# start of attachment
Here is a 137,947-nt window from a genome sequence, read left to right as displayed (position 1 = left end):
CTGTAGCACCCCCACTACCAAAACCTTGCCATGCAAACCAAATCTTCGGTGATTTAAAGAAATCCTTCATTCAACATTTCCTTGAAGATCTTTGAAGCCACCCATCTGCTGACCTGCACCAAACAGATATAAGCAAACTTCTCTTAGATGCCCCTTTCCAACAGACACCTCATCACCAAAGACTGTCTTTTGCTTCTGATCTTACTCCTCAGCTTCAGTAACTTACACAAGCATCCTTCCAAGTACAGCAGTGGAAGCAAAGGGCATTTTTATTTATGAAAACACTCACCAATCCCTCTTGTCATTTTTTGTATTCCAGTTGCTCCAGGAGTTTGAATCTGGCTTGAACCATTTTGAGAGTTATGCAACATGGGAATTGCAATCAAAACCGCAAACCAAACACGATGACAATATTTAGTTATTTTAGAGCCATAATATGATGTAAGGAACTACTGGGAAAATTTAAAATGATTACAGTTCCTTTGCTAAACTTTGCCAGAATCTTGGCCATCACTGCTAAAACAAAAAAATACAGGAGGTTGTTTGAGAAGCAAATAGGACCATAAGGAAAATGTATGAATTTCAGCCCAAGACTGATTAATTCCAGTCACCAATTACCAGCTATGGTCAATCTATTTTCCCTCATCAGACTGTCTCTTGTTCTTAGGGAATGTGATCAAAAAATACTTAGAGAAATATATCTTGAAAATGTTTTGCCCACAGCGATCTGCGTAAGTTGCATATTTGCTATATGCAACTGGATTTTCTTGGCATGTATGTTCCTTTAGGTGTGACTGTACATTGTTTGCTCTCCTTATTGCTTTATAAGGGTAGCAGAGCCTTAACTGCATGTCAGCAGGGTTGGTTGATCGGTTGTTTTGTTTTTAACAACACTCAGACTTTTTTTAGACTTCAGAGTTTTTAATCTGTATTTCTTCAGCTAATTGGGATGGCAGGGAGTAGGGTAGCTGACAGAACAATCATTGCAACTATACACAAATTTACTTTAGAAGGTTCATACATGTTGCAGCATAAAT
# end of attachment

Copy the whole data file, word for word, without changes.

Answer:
Here is a 137,947-nt window from a genome sequence, read left to right as displayed (position 1 = left end):
CTGTAGCACCCCCACTACCAAAACCTTGCCATGCAAACCAAATCTTCGGTGATTTAAAGAAATCCTTCATTCAACATTTCCTTGAAGATCTTTGAAGCCACCCATCTGCTGACCTGCACCAAACAGATATAAGCAAACTTCTCTTAGATGCCCCTTTCCAACAGACACCTCATCACCAAAGACTGTCTTTTGCTTCTGATCTTACTCCTCAGCTTCAGTAACTTACACAAGCATCCTTCCAAGTACAGCAGTGGAAGCAAAGGGCATTTTTATTTATGAAAACACTCACCAATCCCTCTTGTCATTTTTTGTATTCCAGTTGCTCCAGGAGTTTGAATCTGGCTTGAACCATTTTGAGAGTTATGCAACATGGGAATTGCAATCAAAACCGCAAACCAAACACGATGACAATATTTAGTTATTTTAGAGCCATAATATGATGTAAGGAACTACTGGGAAAATTTAAAATGATTACAGTTCCTTTGCTAAACTTTGCCAGAATCTTGGCCATCACTGCTAAAACAAAAAAATACAGGAGGTTGTTTGAGAAGCAAATAGGACCATAAGGAAAATGTATGAATTTCAGCCCAAGACTGATTAATTCCAGTCACCAATTACCAGCTATGGTCAATCTATTTTCCCTCATCAGACTGTCTCTTGTTCTTAGGGAATGTGATCAAAAAATACTTAGAGAAATATATCTTGAAAATGTTTTGCCCACAGCGATCTGCGTAAGTTGCATATTTGCTATATGCAACTGGATTTTCTTGGCATGTATGTTCCTTTAGGTGTGACTGTACATTGTTTGCTCTCCTTATTGCTTTATAAGGGTAGCAGAGCCTTAACTGCATGTCAGCAGGGTTGGTTGATCGGTTGTTTTGTTTTTAACAACACTCAGACTTTTTTTAGACTTCAGAGTTTTTAATCTGTATTTCTTCAGCTAATTGGGATGGCAGGGAGTAGGGTAGCTGACAGAACAATCATTGCAACTATACACAAATTTACTTTAGAAGGTTCATACATGTTGCAGCATAAAT